Out of The Box: 1964 Studebaker Daytona Wagonaire – NOW $15,700

Jul 2020 | Classifinds, Wagon Wednesday

July 14th Update:  While preparing for our latest Wagon Wednesday features, we noticed an updated listing for this rare Studebaker Wagonaire we first featured back in January.  In this latest listing, the private seller reduced their asking price another $700 down to the current $15,700.  We’ve updated the links below.

March 11th Update:  We first featured this Studebaker Wagonaire at the end of January and while we noticed a fresh post for the car, the seller still has the asking price listed as $16,300.  This time around though, the listing notes the seller was a certified Studebaker mechanic from 1957 through 1968, so its a safe bet to believe this example is properly sorted.  Good luck with the purchase!

In their fight for survival, Studebaker developed a number of innovative features designed to attract new buyers.  One of these was the open cargo roof Wagonaire Station Wagon such as the example just listed here on Craigslist in Shippensburg, Pennsylvania.  The current caretaker has their Wagonaire priced at $16,300 , which relying on the Hagerty Insurance Online Valuation Tool as a guide shows the current caretaker has his station wagon priced between the #2 “Excellent” appraisal of $18,900 and the #3 “Good” estimate of $14,000.  If you are serious about purchasing this rare station wagon, you can start the conversation by e-mailing the seller here.

Studebaker produced its innovative Wagonaire from 1963–1966 that featured a forward-sliding, retractable rear section that allowed the vehicle to carry items that would otherwise be too tall for a conventional station wagon of the era.  The Wagonaire roof design was inspired by industrial designer Brook Stevens’ 1959 Scimitar concept car.  Based on the standard Lark station wagon body,  the Wagonaire’s roof was designed with a panel over the cargo bay that manually retracted into and then locked into position in the forward section of the roof above the rear passenger’s seat. This configuration allowed Studebaker to promote the car’s ability to transport oversize items when needed.  Unfortunately, early roof leak problems tainted the Wagonaire’s reputation and consequently, Studebaker rushed a fixed-roof traditional version shortly after launch.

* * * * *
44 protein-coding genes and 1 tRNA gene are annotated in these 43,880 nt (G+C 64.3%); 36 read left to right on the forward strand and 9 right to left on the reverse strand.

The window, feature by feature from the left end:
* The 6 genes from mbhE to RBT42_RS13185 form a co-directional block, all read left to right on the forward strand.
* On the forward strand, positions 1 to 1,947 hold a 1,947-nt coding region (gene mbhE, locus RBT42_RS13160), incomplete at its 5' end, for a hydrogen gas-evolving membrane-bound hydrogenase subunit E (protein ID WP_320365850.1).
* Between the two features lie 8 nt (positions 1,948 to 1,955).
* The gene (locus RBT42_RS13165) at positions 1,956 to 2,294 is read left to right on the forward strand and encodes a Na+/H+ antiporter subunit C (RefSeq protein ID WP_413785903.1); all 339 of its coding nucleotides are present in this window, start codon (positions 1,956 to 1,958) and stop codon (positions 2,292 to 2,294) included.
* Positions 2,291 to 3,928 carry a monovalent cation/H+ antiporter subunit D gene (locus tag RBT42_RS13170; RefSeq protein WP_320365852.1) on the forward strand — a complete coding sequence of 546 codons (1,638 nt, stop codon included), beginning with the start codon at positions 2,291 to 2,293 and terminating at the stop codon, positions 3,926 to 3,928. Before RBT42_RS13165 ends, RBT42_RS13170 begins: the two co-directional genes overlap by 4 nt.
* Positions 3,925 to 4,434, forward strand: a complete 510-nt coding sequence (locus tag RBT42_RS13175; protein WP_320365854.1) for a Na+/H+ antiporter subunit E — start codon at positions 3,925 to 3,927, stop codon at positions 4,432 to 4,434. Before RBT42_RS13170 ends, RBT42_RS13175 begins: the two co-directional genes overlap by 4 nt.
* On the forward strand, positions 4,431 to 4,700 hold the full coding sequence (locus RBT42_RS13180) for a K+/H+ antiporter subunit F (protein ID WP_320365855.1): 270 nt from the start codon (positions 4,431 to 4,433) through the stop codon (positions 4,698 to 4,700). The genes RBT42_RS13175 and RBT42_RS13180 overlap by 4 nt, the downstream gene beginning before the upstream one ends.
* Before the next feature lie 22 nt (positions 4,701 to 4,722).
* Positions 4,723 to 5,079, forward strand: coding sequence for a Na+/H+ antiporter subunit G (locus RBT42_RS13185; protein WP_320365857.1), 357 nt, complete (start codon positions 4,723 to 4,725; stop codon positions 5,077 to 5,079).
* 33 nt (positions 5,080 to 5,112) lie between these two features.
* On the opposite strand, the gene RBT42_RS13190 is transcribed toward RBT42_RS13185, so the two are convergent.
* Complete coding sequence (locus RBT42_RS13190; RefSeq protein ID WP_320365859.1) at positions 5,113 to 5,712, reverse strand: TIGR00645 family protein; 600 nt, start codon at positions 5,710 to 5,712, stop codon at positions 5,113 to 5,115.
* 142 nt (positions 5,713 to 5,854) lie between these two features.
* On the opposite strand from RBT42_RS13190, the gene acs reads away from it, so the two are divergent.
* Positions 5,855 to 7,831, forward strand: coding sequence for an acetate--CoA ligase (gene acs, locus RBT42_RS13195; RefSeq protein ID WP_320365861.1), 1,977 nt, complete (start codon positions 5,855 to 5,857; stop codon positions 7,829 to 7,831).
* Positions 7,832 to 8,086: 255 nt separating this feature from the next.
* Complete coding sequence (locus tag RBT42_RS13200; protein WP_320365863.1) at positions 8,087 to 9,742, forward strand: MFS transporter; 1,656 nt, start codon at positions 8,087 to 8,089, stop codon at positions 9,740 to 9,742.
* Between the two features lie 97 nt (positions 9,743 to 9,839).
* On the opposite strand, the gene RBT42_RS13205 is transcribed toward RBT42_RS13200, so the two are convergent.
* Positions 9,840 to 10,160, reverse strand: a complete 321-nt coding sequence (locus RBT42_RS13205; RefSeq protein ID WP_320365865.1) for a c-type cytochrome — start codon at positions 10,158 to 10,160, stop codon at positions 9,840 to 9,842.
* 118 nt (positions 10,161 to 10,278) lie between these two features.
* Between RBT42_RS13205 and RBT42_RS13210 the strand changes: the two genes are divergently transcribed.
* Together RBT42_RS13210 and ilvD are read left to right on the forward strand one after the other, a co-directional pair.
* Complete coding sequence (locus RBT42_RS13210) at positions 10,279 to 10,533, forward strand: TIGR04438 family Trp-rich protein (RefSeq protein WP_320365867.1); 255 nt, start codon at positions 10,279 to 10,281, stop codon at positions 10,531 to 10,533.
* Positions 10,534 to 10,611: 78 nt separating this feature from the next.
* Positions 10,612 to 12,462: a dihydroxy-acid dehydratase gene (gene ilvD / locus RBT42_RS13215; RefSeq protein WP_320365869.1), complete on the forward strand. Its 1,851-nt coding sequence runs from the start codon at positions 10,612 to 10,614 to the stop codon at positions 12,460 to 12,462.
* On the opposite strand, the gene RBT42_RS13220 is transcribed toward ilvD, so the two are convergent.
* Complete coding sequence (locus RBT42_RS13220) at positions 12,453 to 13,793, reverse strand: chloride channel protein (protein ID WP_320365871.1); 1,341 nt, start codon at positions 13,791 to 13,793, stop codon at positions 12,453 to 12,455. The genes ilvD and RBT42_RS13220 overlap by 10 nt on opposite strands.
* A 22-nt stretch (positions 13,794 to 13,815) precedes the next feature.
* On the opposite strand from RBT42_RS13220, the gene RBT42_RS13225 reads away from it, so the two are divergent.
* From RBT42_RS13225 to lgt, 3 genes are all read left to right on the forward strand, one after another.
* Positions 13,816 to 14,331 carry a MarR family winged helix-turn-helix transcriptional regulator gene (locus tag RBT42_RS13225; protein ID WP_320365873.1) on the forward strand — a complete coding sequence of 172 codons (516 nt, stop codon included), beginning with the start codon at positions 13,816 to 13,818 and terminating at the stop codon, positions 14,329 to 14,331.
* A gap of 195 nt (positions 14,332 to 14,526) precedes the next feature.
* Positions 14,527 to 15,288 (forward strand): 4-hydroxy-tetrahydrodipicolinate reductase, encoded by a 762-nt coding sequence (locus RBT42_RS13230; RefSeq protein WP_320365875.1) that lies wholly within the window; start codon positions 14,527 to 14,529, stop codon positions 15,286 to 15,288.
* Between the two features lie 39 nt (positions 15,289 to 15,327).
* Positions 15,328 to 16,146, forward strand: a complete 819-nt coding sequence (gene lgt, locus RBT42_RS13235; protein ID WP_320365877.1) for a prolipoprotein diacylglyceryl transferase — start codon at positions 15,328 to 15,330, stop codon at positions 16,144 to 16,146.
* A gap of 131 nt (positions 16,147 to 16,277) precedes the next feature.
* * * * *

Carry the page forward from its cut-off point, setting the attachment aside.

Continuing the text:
We love the innovative roof design copied by GMC on its unsuccessful XUV in 2003 and the cool tailgate-mounted step-in bar that several pick-up manufacturers emulated in modern designs.  The seller does not provide the details, so we’re curious whether this example was one of the last built in South Bend before that plant closed in December 1963 or in the Hamilton, Ontario plant after that.  This appears to be a nicely restored and well optioned example you’ll enjoy showing at every local car show you can.  We  Good luck with the purchase!

Here’s the seller’s description:

“1964 Studebaker Daytona Wagonaire station wagon. 259 Studebaker V8. “Flightomatic” automatic transmission. Bendix power steering. Nifty 3-position sliding roof transforms car into a pick-up truck for hauling tall items, or a semi-sunroof / convertible cruiser.

Do you have a Studebaker Wagonaire story you’d like to share?  Comment below and let us know!

2 Comments

  1. Analog Man

    My first memory of riding in a car was in my uncle’s 1963 Studebaker Wagonaire. It was white, 6 cylinder, three-on-the-tree. He was a die-hard Chevy man, always had Chevy’s before the Studebaker, and went back to them afterwards. I don’t know what convinced him to stray and get the Studebaker, but I thought it was the coolest thing in the world. I would always plead with him to open the rear roof, which he usually obliged. The only time I saw him actually use the feature for something ‘practical’ was the annual bringing home of a Christmas tree. I remember his smile as he easily fit the tree in the back.

    I suspect he might have thought he would make more frequent use of the sliding roof. Or maybe he just wanted a V8, or got tired of shifting. It only lasted 3 years in his care, before he went back to his true love Chevy, with a 1966 Impala with a 327 V8 (also in white).

    I liked the Studebaker better.

    Reply
  2. woodsripper

    Very cool wagon. I wonder how many people have been dumped out the back while standing in the rear cargo area?

    Reply

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